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South Africa take fight to fifth day with Australia one wicket away

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South Africa 162 and 293 for 9 (Markram 143, de Kock 81*, Starc 4-74) need another 124 runs to beat Australia 351 and 227 (Bancroft 53, Maharaj 4-102, Morkel 3-47)
Scorecard and ball-by-ball details

Bad light stopped them one wicket from victory, but Australia will win the Test on the fifth day at Kingsmead. However, South Africa found a new hero as Aiden Markram created genuine hope from what had seemed a hopeless cause. Set 417 to win, which would have been the second-highest successful chase in Test history, South Africa first collapsed to 49 for 4, and a quick finish seemed all but assured. Instead, Markram fought, counter-attacked, and together with Quinton de Kock took South Africa to within 134 of their target with five wickets in hand. And then it all fell apart.

Mitchell Marsh, who had not taken a Test wicket since November 2016, made the breakthrough when Markram tried to glide him past Tim Paine, only to have his thin edge brilliantly snapped up by the wicketkeeper. Thus ended a 147-run partnership between Markram and de Kock, and Australia sensed the chance to run through the tail. Mitchell Starc did just that. He had Vernon Philander caught behind, before his pace and accuracy rattled the stumps of Keshav Maharaj and Kagiso Rabada for ducks from consecutive deliveries.

But Starc was denied the chance to push for his hat-trick, for the Rabada wicket came from the final ball of an over, and in the meantime the light had deteriorated such that the umpires would only keep the players on the field if Australia bowled spin from both ends. Nathan Lyon and Steven Smith bowled in tandem for nine overs but could not find the final wicket Australia needed, and when the umpires finally decided the light was insufficient even for spin bowling, South Africa were 293 for 9, with de Kock on 81, Morne Morkel yet to score, and their nominal target still 124 runs away.

For Australia, it was a shame the result could not be finalised before stumps. For South Africa, it was a shame that all the hard work put in by Markram and de Kock would come to nothing. And for the coffers of Cricket South Africa, it was a shame they would have to fork out to open the stadium on the fifth day for what could be as little as one ball. Perhaps only one man will be truly happy to come back - Starc, who at length will get the opportunity to bowl for his hat-trick.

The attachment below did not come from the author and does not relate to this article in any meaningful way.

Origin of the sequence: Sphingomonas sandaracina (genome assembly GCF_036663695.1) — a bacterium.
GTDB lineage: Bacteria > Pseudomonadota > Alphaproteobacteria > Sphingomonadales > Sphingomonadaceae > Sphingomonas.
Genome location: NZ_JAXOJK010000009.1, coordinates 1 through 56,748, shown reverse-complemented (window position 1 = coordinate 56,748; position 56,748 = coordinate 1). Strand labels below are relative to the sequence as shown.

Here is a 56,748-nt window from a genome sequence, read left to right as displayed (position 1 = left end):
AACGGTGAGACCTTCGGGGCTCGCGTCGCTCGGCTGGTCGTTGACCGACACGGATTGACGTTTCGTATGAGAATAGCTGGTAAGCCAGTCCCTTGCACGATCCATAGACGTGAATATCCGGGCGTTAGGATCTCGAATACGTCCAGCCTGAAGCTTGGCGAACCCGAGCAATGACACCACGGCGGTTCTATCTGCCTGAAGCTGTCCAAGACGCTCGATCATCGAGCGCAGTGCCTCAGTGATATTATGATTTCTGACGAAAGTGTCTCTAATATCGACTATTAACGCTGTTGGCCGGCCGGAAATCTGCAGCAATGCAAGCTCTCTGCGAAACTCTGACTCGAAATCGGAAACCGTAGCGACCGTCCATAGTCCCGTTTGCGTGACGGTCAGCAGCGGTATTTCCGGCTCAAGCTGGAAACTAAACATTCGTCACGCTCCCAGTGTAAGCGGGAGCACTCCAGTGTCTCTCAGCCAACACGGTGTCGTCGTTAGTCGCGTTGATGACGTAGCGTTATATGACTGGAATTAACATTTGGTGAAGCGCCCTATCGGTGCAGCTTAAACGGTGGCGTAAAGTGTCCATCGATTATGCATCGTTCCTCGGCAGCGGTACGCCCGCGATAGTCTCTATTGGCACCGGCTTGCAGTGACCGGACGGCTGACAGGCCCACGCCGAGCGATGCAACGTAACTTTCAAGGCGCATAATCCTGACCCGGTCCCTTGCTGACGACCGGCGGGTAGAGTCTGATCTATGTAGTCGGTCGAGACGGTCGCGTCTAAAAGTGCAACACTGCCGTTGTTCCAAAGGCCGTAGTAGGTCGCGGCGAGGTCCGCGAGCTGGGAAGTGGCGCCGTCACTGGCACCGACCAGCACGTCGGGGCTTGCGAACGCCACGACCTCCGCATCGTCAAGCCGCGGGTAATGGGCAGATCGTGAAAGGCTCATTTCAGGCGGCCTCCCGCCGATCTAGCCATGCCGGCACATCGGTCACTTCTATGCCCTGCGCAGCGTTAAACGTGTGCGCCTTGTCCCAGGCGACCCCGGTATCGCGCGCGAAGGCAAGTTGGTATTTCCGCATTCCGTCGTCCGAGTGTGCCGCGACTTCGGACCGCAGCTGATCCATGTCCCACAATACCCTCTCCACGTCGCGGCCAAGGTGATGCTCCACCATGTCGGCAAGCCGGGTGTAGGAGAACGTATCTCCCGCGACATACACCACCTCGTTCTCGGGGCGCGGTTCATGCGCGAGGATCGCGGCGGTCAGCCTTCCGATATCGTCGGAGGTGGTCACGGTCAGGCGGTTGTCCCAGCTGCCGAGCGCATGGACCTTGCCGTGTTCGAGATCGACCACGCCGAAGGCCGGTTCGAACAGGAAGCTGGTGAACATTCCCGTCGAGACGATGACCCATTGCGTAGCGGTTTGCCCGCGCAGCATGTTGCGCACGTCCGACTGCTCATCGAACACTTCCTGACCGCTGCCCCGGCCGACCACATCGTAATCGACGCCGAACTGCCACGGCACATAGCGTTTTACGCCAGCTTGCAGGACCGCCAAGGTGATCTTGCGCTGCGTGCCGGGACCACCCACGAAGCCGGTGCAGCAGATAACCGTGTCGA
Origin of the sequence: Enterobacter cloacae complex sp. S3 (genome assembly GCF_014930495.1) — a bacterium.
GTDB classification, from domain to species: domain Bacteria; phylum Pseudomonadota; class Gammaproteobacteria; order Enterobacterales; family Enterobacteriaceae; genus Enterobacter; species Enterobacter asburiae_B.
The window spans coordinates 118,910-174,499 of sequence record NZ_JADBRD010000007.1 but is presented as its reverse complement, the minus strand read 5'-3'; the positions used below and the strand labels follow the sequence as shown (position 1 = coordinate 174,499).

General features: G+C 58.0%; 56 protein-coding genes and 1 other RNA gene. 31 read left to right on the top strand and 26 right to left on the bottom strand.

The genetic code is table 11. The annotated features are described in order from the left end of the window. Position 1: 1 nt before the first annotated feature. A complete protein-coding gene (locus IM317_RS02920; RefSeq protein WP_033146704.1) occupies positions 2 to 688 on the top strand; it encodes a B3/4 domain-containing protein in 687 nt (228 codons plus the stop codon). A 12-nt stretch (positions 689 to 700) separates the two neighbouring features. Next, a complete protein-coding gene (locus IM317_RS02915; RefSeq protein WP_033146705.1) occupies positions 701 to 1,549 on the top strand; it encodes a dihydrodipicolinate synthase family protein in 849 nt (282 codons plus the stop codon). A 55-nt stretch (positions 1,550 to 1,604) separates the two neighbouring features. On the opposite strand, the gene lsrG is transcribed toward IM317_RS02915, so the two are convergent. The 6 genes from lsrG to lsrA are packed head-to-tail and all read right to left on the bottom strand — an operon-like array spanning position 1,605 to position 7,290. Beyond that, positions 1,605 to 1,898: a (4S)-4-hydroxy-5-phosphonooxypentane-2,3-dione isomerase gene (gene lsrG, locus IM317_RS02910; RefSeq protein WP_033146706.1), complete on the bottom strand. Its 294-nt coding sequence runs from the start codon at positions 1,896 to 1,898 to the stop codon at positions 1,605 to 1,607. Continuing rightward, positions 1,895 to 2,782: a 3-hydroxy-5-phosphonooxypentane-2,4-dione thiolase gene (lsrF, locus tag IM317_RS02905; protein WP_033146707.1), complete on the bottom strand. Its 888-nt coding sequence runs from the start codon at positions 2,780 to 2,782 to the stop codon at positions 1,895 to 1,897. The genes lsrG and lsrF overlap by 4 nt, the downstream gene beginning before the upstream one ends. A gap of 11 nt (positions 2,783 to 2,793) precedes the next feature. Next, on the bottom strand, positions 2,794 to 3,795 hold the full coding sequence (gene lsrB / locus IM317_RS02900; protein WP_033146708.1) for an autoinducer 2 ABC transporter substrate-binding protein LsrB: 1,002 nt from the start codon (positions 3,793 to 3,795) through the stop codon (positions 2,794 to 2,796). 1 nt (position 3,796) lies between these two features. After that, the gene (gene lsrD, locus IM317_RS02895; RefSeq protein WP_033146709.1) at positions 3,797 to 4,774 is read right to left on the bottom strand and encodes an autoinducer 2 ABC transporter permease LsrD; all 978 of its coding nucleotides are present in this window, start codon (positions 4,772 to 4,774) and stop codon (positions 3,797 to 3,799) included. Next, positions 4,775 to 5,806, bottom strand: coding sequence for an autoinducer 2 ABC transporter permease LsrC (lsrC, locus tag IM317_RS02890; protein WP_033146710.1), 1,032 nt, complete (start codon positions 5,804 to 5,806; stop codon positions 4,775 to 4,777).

The morning had started with Australia on 213 for 9 and the last pair, Josh Hazlewood and Pat Cummins, added 14 before Cummins chopped on to give Maharaj his ninth wicket of the match. The target of 417 was thus confirmed, just one run short of the all-time highest successful chase in Test history, the 418 achieved by West Indies against Australia in Antigua in 2003. More relevant to South Africa, given that AB de Villiers and Hashim Amla played key roles in it, was the 414 South Africa had chased down to beat Australia in Perth in 2008.

But with every early wicket - and there were a lot of them - South Africa's chances of pulling off another miracle dwindled. Dean Elgar was caught behind off Starc for 9, Amla was lbw to Hazlewood for 8, and Faf du Plessis was bowled through the gate by Cummins for 4. In the meantime came the wicket that rather summed up South Africa's struggle, when Markram pushed Lyon to square leg and took a couple of steps before sending back AB de Villiers, who had over-committed and was comprehensively run out for a duck at the non-striker's end.

But all along, Markram looked solid. He found allies, first Theunis de Bruyn in an 87-run partnership, and then de Kock. De Bruyn drove well and frustrated the Australians such that Starc was expending just as much energy on his verbal barrage to de Bruyn as he was his bowling. At one point, Starc was so mouthy that he risked missing the next Test through laryngitis, but de Bruyn eventually fell for 36 to a thin edge behind off Hazlewood.

Meanwhile, Markram just kept batting. Fittingly for a man whose surname is a palindrome, the results were the same whether Markram played forward or back. He drove handsomely through the covers off front and back foot, and scored runs all around the ground, striking 19 fours on the way to the third century of his short Test career. And, not to disparage the Bangladesh and Zimbabwe oppositions he scored the first two against, this was clearly the innings that will make his name as a Test cricketer.

He brought up his century from his 171st delivery with a very risky single pushed to mid-on - a direct hit would have had him run out for 99 - and he went on to finish with 143, the highest fourth-innings score by any batsman in a Test in South Africa since 1995, when Mike Atherton's unbeaten 185 helped England play out a draw at the Wanderers. Barring a day of heavy rain, which has not been forecast, there will be no such result this time for Markram.

The importance of de Kock's innings should not be forgotten, either. He walked to the crease having not passed fifty in his previous 15 Test innings, but played his natural game and took the attack up to the Australians. His partnership with Markram rattled along at more than four runs an over, and his half-century came from 68 deliveries. De Kock struck 11 fours, but trudged off in the evening gloom knowing that a century was only marginally more likely than South Africa avoiding defeat.